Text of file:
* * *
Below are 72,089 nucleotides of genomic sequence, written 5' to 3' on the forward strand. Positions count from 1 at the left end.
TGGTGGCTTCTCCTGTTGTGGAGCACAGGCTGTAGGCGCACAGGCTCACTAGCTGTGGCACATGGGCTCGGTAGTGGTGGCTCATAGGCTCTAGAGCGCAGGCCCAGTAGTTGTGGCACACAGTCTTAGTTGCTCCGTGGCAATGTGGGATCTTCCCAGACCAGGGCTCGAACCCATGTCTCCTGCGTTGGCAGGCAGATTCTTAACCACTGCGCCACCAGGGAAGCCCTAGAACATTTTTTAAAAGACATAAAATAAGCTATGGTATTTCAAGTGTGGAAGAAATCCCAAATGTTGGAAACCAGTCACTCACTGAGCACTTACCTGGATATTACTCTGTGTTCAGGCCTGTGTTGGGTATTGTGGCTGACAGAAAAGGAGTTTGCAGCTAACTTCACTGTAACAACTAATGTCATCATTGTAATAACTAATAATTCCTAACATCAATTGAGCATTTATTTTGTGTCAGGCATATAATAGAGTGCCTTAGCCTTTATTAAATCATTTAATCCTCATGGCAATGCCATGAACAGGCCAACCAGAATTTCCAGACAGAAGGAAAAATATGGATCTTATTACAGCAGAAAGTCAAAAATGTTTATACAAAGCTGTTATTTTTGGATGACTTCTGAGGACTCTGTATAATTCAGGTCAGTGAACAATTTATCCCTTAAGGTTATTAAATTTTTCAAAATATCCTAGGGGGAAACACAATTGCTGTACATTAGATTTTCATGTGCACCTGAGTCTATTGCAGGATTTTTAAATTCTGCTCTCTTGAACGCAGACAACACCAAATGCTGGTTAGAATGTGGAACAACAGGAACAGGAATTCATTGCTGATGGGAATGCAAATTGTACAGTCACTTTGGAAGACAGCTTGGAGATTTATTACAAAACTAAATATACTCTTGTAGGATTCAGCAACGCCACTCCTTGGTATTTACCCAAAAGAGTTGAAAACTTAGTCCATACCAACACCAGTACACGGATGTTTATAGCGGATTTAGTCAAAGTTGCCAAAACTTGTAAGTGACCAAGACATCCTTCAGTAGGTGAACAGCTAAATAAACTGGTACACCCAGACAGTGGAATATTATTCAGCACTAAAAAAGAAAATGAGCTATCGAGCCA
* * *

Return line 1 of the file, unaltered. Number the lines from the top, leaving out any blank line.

Below are 72,089 nucleotides of genomic sequence, written 5' to 3' on the forward strand. Positions count from 1 at the left end.